Executive Leadership Gets Failing Grade

 
 
By Dennis McCafferty  |  Posted 06-02-2014 Email Print this article Print
 
 
 
 
 
 
 
 

Business leaders are "losing the room" when it comes their credibility with consumers, according to a new survey from Ketchum. The accompanying Ketchum Leadership Communication Monitor (KLCM) report reveals that these consumers feel corporate senior officers are falling short on communication, trustworthiness and other qualities which define leadership. And many consumers are so turned off that they're refusing to purchase a company's products and services as a result. "[Leaders] need to avoid a 'macho,' command-and-control approach to leadership communication, which tends to be one-way, domineering and even arrogant," says Barri Friedman Rafferty, senior partner and CEO of Ketchum's North America operations. "Instead, we are seeing the birth of a new model of leadership communication based on transparency, collaboration, genuine dialogue, clear values and the alignment of words and deeds." As for how consumers form their impressions of an organization's leadership? You may be surprised to discover that traditional channels—as opposed to social media and blogs—are leading the way. More than 6,500 global consumers participated in the research. For more about the survey, click here.

 
 
 
  • Diminishing Returns

    27% of global consumers have less confidence in leaders today compared to 2013, as opposed to 17% who have more confidence.
    Diminishing Returns
  • Failing Grade

    Just 29% of global consumers say business CEOs, CFOs, CIOs and other top officers demonstrate effective leadership, down from 36% in 2012.
    Failing Grade
  • Communication Breakdown

    Only 35% say business leaders are effective communicators, and 74% say effective communications is "very" important for a leader.
    Communication Breakdown
  • Purchasing Power

    45% will stop buying a company's products and services based upon their negative impression of the company's leadership.
    Purchasing Power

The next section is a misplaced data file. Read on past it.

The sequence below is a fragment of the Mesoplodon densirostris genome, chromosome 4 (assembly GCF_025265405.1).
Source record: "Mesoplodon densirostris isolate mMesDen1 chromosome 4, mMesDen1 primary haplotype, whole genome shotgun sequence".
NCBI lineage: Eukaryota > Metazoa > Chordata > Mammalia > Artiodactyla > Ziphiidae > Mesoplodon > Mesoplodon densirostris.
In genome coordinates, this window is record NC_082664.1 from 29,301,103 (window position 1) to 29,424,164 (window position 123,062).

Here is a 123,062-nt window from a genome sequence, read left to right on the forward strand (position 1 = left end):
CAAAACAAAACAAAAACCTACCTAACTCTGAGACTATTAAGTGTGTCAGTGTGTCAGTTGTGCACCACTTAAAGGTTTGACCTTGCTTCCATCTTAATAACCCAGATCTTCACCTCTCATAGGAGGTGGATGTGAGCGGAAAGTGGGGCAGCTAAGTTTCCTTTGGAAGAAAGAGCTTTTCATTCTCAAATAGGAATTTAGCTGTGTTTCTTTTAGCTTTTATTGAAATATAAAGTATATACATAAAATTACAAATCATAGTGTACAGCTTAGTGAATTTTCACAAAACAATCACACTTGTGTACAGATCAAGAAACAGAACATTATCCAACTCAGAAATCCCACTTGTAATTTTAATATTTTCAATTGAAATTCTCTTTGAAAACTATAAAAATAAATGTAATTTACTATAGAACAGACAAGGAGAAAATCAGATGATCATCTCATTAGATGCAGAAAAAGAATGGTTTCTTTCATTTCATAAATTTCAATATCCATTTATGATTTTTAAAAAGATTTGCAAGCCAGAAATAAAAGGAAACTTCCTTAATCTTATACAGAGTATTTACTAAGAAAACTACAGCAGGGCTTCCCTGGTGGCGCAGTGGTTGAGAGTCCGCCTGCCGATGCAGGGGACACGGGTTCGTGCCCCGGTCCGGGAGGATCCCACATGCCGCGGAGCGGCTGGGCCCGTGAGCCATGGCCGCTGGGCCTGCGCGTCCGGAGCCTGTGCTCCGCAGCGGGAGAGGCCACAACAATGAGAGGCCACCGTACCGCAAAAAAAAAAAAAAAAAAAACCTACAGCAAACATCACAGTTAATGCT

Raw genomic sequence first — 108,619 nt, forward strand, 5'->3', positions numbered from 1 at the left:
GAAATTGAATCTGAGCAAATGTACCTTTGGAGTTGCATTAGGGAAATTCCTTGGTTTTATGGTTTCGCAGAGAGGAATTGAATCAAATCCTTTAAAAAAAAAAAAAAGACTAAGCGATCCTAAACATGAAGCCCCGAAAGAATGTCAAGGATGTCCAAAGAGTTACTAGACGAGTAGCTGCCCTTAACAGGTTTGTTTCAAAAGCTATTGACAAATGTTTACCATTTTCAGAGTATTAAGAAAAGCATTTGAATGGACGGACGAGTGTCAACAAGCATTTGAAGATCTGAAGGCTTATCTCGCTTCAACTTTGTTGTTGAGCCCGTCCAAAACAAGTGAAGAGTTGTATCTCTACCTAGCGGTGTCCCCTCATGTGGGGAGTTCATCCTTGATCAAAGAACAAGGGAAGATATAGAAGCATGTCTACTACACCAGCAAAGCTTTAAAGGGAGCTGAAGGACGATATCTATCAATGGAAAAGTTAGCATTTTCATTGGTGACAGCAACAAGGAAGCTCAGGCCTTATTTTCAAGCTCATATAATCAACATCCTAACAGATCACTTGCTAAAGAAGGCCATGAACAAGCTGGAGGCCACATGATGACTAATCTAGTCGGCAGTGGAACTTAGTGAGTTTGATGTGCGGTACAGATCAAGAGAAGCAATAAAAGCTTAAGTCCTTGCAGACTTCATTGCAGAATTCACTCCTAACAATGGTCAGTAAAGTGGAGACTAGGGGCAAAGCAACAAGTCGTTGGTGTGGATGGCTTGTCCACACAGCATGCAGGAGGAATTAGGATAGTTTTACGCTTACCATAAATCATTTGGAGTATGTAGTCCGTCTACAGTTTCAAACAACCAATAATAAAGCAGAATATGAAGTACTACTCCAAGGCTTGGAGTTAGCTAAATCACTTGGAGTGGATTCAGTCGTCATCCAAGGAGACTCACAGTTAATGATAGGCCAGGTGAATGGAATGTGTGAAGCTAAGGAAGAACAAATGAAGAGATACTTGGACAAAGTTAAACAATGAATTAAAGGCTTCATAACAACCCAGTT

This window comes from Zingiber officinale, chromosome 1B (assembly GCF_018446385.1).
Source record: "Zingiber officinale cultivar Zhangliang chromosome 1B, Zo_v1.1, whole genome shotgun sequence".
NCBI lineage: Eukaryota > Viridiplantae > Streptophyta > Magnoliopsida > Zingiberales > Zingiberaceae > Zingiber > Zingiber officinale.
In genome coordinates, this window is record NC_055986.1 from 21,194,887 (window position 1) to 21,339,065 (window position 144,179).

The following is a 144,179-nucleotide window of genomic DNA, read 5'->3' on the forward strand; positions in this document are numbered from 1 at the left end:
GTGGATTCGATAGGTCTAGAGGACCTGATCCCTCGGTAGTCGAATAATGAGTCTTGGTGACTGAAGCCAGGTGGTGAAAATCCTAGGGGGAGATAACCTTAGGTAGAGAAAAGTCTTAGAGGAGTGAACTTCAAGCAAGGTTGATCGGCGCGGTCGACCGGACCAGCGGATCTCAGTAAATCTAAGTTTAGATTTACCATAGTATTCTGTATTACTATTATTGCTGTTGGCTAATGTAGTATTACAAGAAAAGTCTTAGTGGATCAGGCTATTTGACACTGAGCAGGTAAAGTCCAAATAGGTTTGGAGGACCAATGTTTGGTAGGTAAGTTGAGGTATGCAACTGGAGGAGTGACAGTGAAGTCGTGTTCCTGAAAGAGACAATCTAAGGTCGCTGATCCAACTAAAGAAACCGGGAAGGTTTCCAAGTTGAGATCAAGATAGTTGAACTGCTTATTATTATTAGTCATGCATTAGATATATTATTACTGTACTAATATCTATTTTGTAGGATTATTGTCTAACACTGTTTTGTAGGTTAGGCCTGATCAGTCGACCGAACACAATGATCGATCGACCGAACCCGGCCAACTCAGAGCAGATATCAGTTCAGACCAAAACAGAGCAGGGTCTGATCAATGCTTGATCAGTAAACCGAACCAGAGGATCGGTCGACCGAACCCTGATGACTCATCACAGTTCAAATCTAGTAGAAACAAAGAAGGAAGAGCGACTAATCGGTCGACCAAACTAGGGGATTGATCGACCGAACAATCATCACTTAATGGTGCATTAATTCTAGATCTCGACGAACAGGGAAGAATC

• Most Important Leader Attributes for Companies

    Trustworthiness: 50%, Quality products and services: 49%, Good customer service: 43%, Clear customer focus: 36%, Ethical business practices: 34%
    Most Important Leader Attributes for Companies
  • What Leaders Must Do in Times of Crisis

    Provide a clear and timely action plan to rectify the situation: 51%, Define the problem properly and commit to identifying real solutions: 49%, Accept an appropriate level of responsibility for the problem: 47%
    What Leaders Must Do in Times of Crisis
  • Most Credible Sources of Information about Companies

    Friends and family: 40%, Employees of that organization: 30%, Activists and consumer rights groups: 21%
    Most Credible Sources of Information about Companies
  • Credibility Gap

    Only 17% of global consumers consider the CEO to be a reliable source of information about a company, and 15% feel the sane way about other members of senior management.
    Credibility Gap
  • Top Influential Channels to Impact Sentiment on a Company's Leadership

    TV interviews: 49%, In-person speeches: 42%, Formal announcements: 34%
    Top Influential Channels to Impact Sentiment on a Company's Leadership
 
 
 
 
 
Dennis McCafferty is a freelance writer for Baseline Magazine.

 
 
 
 
 
 

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